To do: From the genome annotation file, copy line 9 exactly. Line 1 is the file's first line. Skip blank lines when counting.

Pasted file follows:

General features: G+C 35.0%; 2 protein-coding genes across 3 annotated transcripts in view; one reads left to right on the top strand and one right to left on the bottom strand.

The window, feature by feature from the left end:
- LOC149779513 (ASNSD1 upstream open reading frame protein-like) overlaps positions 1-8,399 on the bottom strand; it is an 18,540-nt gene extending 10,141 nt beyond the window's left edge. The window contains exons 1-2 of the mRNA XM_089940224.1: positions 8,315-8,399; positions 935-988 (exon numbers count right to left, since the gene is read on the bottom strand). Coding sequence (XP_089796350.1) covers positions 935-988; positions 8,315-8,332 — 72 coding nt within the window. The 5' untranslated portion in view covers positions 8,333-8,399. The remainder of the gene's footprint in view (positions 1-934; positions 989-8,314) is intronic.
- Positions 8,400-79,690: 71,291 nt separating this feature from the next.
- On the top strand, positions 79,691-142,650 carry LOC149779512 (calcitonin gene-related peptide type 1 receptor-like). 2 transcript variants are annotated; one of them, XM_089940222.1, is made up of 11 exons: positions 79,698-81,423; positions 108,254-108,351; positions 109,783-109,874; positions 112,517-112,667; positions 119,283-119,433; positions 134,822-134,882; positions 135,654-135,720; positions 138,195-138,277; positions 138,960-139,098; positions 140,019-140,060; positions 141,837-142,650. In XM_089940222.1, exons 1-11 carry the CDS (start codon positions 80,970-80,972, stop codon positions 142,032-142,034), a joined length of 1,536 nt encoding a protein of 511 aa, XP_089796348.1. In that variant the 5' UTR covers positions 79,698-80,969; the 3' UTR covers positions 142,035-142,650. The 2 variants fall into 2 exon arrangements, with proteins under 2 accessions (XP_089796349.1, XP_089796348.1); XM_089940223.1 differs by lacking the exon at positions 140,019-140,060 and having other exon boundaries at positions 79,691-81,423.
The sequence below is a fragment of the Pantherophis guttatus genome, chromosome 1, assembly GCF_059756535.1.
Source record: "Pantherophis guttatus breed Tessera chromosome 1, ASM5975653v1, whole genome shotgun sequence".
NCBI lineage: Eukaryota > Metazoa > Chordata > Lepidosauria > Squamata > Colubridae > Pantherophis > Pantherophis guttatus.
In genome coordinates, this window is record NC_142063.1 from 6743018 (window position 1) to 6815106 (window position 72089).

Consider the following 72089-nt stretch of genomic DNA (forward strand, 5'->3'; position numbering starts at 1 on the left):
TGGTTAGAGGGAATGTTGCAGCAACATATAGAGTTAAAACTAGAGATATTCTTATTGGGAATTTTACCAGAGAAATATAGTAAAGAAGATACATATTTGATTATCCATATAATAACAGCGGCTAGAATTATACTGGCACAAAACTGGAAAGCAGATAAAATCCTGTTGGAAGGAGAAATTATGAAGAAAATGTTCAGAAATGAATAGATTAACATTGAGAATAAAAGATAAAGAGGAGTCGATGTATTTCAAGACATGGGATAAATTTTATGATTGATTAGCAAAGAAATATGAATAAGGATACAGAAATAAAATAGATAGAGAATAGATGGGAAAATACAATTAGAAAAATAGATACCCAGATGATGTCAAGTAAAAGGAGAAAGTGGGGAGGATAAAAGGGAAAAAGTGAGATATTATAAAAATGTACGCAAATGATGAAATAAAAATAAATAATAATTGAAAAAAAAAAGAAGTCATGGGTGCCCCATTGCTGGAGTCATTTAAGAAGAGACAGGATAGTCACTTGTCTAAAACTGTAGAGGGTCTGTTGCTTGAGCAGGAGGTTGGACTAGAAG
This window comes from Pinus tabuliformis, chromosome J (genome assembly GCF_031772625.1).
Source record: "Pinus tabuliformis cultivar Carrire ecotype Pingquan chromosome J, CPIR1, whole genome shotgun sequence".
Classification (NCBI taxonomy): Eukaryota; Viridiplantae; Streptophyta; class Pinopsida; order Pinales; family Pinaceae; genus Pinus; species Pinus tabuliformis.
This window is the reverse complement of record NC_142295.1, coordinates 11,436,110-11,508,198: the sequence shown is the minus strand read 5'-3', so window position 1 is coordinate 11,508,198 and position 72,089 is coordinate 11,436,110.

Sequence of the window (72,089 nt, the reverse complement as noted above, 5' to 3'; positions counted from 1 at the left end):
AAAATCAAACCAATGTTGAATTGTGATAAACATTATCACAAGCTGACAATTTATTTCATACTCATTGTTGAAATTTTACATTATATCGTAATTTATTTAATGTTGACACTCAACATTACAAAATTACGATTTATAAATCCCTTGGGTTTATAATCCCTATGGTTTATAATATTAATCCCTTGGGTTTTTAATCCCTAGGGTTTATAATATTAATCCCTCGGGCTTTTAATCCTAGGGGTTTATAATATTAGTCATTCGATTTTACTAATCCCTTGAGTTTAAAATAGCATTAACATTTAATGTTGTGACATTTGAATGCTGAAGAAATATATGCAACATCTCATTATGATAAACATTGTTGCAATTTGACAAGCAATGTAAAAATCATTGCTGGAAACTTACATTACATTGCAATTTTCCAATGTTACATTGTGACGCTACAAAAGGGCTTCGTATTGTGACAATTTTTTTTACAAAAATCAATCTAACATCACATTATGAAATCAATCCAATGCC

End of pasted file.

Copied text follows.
In genome coordinates, this window is record NC_142063.1 from 6743018 (window position 1) to 6815106 (window position 72089).